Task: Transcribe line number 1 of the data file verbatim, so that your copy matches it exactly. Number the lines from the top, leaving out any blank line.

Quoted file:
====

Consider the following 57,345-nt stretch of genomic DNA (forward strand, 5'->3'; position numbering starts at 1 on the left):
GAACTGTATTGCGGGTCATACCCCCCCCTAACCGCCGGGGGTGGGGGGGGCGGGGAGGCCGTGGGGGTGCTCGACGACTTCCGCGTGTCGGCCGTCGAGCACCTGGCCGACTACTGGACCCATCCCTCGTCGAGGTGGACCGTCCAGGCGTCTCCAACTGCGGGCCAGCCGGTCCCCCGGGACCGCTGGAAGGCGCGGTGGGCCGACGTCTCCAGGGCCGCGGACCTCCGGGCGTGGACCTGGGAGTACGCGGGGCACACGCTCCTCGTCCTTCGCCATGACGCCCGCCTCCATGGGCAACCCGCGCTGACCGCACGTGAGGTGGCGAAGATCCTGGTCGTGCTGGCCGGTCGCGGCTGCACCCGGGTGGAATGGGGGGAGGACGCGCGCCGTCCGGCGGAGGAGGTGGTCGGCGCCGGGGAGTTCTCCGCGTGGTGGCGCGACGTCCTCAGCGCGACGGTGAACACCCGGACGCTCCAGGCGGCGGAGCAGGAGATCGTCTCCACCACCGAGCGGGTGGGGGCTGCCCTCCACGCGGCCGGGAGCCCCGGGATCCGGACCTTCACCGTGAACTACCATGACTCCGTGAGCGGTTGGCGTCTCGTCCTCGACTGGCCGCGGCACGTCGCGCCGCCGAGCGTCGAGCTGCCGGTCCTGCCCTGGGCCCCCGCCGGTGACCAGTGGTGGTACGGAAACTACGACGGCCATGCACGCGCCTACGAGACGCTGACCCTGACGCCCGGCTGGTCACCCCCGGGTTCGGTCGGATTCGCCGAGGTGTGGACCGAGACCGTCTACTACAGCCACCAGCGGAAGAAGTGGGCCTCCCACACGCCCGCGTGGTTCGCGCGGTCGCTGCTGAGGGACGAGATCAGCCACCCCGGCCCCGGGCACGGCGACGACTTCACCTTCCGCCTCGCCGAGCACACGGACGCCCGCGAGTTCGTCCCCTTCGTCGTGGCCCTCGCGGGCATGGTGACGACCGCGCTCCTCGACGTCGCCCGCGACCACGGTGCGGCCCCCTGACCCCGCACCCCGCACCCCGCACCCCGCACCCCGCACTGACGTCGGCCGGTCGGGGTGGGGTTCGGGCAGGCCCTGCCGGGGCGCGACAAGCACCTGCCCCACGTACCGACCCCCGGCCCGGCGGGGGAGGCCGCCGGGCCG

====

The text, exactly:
Consider the following 57,345-nt stretch of genomic DNA (forward strand, 5'->3'; position numbering starts at 1 on the left):